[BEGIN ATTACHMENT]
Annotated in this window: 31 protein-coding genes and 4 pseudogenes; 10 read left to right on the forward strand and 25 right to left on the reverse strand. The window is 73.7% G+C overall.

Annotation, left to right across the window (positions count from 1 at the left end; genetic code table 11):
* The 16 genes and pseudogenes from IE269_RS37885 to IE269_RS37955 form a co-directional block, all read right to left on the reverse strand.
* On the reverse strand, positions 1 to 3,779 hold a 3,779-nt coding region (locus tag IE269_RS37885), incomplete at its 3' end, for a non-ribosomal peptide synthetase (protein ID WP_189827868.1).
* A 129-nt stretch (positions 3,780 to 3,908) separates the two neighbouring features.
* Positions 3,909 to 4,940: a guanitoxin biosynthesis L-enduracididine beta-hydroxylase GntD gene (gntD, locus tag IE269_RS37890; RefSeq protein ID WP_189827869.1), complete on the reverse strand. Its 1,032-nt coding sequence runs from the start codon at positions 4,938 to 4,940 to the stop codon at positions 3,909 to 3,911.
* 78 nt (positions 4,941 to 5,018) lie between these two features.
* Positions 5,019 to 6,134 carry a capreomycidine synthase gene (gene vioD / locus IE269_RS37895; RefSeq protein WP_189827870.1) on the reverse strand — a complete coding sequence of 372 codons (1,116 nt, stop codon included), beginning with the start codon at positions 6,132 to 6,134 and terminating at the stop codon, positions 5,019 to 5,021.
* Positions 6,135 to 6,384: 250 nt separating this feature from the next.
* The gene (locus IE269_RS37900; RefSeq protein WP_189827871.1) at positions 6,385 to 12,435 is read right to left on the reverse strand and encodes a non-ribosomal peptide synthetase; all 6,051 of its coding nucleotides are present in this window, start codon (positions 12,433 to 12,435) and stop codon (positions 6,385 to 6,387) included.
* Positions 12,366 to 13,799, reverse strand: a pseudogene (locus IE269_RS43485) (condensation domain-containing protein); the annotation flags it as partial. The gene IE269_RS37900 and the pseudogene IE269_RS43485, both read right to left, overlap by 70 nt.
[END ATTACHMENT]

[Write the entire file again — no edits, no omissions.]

Annotated in this window: 31 protein-coding genes and 4 pseudogenes; 10 read left to right on the forward strand and 25 right to left on the reverse strand. The window is 73.7% G+C overall.

Annotation, left to right across the window (positions count from 1 at the left end; genetic code table 11):
* The 16 genes and pseudogenes from IE269_RS37885 to IE269_RS37955 form a co-directional block, all read right to left on the reverse strand.
* On the reverse strand, positions 1 to 3,779 hold a 3,779-nt coding region (locus tag IE269_RS37885), incomplete at its 3' end, for a non-ribosomal peptide synthetase (protein ID WP_189827868.1).
* A 129-nt stretch (positions 3,780 to 3,908) separates the two neighbouring features.
* Positions 3,909 to 4,940: a guanitoxin biosynthesis L-enduracididine beta-hydroxylase GntD gene (gntD, locus tag IE269_RS37890; RefSeq protein ID WP_189827869.1), complete on the reverse strand. Its 1,032-nt coding sequence runs from the start codon at positions 4,938 to 4,940 to the stop codon at positions 3,909 to 3,911.
* 78 nt (positions 4,941 to 5,018) lie between these two features.
* Positions 5,019 to 6,134 carry a capreomycidine synthase gene (gene vioD / locus IE269_RS37895; RefSeq protein WP_189827870.1) on the reverse strand — a complete coding sequence of 372 codons (1,116 nt, stop codon included), beginning with the start codon at positions 6,132 to 6,134 and terminating at the stop codon, positions 5,019 to 5,021.
* Positions 6,135 to 6,384: 250 nt separating this feature from the next.
* The gene (locus IE269_RS37900; RefSeq protein WP_189827871.1) at positions 6,385 to 12,435 is read right to left on the reverse strand and encodes a non-ribosomal peptide synthetase; all 6,051 of its coding nucleotides are present in this window, start codon (positions 12,433 to 12,435) and stop codon (positions 6,385 to 6,387) included.
* Positions 12,366 to 13,799, reverse strand: a pseudogene (locus IE269_RS43485) (condensation domain-containing protein); the annotation flags it as partial. The gene IE269_RS37900 and the pseudogene IE269_RS43485, both read right to left, overlap by 70 nt.